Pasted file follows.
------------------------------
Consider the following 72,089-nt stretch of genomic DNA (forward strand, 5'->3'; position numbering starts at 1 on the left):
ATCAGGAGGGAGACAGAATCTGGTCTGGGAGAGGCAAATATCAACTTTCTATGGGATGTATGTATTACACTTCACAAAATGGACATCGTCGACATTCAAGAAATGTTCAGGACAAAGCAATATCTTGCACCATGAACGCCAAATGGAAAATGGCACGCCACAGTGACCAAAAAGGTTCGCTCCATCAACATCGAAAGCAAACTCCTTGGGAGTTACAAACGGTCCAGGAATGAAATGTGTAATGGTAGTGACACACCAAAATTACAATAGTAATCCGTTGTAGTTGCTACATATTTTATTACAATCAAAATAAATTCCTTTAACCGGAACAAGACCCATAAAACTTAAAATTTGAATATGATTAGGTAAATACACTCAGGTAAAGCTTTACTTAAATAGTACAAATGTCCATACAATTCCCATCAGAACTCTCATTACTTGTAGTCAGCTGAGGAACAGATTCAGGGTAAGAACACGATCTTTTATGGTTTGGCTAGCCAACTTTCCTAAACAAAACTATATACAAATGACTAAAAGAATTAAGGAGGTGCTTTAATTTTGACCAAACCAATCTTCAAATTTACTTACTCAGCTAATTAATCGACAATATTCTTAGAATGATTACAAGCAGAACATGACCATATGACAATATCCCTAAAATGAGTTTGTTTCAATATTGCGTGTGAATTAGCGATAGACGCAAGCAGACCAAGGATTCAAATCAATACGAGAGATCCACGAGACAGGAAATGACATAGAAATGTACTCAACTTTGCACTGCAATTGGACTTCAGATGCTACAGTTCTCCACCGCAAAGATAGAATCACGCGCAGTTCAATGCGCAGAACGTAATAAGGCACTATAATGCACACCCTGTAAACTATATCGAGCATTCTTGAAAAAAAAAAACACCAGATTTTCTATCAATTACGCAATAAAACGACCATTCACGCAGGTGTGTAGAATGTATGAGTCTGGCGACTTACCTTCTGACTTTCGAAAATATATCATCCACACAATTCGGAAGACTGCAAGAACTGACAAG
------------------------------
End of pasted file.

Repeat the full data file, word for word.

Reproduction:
Consider the following 72,089-nt stretch of genomic DNA (forward strand, 5'->3'; position numbering starts at 1 on the left):
ATCAGGAGGGAGACAGAATCTGGTCTGGGAGAGGCAAATATCAACTTTCTATGGGATGTATGTATTACACTTCACAAAATGGACATCGTCGACATTCAAGAAATGTTCAGGACAAAGCAATATCTTGCACCATGAACGCCAAATGGAAAATGGCACGCCACAGTGACCAAAAAGGTTCGCTCCATCAACATCGAAAGCAAACTCCTTGGGAGTTACAAACGGTCCAGGAATGAAATGTGTAATGGTAGTGACACACCAAAATTACAATAGTAATCCGTTGTAGTTGCTACATATTTTATTACAATCAAAATAAATTCCTTTAACCGGAACAAGACCCATAAAACTTAAAATTTGAATATGATTAGGTAAATACACTCAGGTAAAGCTTTACTTAAATAGTACAAATGTCCATACAATTCCCATCAGAACTCTCATTACTTGTAGTCAGCTGAGGAACAGATTCAGGGTAAGAACACGATCTTTTATGGTTTGGCTAGCCAACTTTCCTAAACAAAACTATATACAAATGACTAAAAGAATTAAGGAGGTGCTTTAATTTTGACCAAACCAATCTTCAAATTTACTTACTCAGCTAATTAATCGACAATATTCTTAGAATGATTACAAGCAGAACATGACCATATGACAATATCCCTAAAATGAGTTTGTTTCAATATTGCGTGTGAATTAGCGATAGACGCAAGCAGACCAAGGATTCAAATCAATACGAGAGATCCACGAGACAGGAAATGACATAGAAATGTACTCAACTTTGCACTGCAATTGGACTTCAGATGCTACAGTTCTCCACCGCAAAGATAGAATCACGCGCAGTTCAATGCGCAGAACGTAATAAGGCACTATAATGCACACCCTGTAAACTATATCGAGCATTCTTGAAAAAAAAAAACACCAGATTTTCTATCAATTACGCAATAAAACGACCATTCACGCAGGTGTGTAGAATGTATGAGTCTGGCGACTTACCTTCTGACTTTCGAAAATATATCATCCACACAATTCGGAAGACTGCAAGAACTGACAAG